Sunday, February 13, 2011
Masaccio and Monsters, oh my!
I have been focusing my reading mainly on historical fiction this past year. My last read was hereabout Venice.
Historical fiction coincidentally illuminates interestingly provocative historical facts sometimes gleaned over or omitted in the guide books and history books. This is partly my interest in this type of genre. As an example, I have learned an interesting Florentine saying: "The nail that sticks out gets hammered back in." It's an enormously prophetic adage, wouldn't you say?
I am almost finished reading The Monster of Florence by Douglas Preston, coauthored with retired homicide detective Mario Spezi. The book cover features the Rape of the Sabines by Giovanni da Bologna which is displayed in the Piazza della Signoria in Florence. This is what drew me to the book - along with my interest and the fact that the book might uncover local folklore or urban culture regarding Florence. It's actually an account of an investigation covering the years 1951 to 2008 which chronicles the murders and mutilations of unsuspecting romantic couples and suicide and vengeance. Along the way there are snippets of local color and history which embellishes this story. That is if one can embellish the cold, hard garish facts of the case this book brings forth.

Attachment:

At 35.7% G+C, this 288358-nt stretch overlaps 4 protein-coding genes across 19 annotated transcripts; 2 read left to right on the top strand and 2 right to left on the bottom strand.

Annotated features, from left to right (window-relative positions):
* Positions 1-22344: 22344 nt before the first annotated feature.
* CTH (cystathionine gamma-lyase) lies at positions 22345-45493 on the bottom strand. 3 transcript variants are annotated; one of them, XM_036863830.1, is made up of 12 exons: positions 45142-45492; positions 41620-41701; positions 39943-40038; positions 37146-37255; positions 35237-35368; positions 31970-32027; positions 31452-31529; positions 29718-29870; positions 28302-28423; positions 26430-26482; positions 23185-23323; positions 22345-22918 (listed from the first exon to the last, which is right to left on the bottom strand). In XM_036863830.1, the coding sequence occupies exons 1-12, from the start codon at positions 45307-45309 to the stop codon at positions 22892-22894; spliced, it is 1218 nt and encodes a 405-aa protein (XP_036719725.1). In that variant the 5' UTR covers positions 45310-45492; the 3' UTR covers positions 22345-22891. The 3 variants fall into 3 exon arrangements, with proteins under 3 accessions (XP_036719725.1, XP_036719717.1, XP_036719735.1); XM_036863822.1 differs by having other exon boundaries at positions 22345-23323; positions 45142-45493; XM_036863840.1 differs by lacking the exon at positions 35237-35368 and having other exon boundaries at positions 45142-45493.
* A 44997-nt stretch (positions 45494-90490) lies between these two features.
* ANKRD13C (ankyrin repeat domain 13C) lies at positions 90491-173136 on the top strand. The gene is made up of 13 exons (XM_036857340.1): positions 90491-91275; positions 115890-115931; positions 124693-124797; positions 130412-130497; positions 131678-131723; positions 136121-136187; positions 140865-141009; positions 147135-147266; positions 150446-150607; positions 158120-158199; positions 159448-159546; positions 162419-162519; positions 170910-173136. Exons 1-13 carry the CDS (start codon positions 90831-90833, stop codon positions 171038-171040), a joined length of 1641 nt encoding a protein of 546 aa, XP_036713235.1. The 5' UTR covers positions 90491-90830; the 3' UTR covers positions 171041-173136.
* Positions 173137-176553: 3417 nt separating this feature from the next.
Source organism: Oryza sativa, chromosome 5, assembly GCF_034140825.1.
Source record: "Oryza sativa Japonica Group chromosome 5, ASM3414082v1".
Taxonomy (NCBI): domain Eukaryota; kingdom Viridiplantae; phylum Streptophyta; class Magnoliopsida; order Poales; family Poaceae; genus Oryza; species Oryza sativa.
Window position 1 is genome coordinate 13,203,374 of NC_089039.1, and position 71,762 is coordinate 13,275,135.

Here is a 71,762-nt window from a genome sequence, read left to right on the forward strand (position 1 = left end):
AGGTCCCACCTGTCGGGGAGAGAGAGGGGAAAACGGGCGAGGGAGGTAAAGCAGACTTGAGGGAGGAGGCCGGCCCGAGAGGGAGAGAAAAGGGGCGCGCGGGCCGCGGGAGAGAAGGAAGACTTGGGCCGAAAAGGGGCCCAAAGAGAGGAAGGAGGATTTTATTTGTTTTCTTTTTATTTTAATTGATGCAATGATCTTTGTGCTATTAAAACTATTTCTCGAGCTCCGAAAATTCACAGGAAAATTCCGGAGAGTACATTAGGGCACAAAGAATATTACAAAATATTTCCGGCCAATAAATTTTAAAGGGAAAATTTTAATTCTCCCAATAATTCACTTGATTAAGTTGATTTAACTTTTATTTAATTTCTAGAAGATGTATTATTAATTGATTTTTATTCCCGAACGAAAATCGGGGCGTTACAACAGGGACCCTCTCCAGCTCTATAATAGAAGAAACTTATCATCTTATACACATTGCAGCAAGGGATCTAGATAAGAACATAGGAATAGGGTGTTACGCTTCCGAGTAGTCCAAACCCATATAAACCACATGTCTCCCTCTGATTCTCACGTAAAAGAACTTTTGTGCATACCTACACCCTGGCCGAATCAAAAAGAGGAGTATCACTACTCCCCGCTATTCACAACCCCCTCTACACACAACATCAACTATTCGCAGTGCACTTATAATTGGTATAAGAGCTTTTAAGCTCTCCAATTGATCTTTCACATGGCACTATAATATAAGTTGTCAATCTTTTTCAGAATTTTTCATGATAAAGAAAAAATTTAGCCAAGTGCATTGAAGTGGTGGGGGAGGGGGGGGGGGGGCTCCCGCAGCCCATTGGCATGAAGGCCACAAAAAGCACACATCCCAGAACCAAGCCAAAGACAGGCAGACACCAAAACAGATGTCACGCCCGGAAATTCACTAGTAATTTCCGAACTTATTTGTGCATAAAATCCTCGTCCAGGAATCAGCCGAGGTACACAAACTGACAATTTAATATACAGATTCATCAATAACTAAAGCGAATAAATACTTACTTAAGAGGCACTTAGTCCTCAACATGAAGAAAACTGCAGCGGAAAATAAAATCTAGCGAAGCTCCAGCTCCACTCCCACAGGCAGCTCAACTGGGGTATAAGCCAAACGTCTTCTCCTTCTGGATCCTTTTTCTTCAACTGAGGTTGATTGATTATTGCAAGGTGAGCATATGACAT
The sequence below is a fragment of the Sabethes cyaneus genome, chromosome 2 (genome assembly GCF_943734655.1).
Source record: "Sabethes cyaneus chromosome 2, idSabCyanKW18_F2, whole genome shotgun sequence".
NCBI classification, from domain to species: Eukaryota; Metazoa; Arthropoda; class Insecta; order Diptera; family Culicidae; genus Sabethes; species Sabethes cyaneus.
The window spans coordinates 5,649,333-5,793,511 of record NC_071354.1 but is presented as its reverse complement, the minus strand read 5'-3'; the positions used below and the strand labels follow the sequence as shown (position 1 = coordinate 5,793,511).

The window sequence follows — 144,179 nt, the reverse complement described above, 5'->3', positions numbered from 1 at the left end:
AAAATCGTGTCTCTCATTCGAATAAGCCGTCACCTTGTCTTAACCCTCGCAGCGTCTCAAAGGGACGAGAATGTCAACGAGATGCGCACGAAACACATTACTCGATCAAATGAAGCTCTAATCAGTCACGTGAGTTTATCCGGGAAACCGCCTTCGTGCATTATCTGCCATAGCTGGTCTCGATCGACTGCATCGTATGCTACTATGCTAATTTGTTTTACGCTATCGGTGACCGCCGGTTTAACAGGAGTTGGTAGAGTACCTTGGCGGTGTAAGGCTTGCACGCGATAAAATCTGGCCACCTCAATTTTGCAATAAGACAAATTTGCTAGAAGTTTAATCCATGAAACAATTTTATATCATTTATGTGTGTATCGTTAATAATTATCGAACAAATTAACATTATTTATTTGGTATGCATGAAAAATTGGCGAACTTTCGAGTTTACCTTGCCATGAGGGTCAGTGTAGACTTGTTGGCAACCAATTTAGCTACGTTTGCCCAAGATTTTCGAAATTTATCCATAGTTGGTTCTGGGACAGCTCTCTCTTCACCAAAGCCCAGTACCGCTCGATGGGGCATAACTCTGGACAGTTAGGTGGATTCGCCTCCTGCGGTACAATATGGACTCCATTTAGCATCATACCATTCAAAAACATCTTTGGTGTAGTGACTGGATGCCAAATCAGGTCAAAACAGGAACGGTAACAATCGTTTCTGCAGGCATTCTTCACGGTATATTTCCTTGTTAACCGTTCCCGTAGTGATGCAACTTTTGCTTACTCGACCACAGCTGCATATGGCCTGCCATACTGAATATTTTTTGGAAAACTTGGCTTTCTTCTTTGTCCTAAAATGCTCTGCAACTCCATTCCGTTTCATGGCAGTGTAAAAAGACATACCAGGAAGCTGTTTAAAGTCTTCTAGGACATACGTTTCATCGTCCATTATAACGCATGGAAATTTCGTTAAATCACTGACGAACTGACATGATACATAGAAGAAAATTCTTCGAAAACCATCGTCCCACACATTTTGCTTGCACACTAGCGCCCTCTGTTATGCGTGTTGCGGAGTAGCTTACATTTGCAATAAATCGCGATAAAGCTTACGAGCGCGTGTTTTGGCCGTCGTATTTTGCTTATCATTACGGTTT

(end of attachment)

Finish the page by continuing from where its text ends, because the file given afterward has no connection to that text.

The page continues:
Preston draws the analogy of the statues featured on the Piazza della Signoria as one example of Florence being a city of contrasts in what he terms the 'sublime and terrible'. In another example, he cites Florence as the birthplace of the Renaissance and as the instigator of ferocious massacres and bloody wars. I don't mean to say that Preston is anti-Florence. In fact, he moved there and immersed himself and his family in its culture, history and current events.
WIthout becoming too intimidated by the abundance of facts, dates, names and events throughout the book, I am finding it quite interesting. Wondering if anyone who has read this book has a review to offer?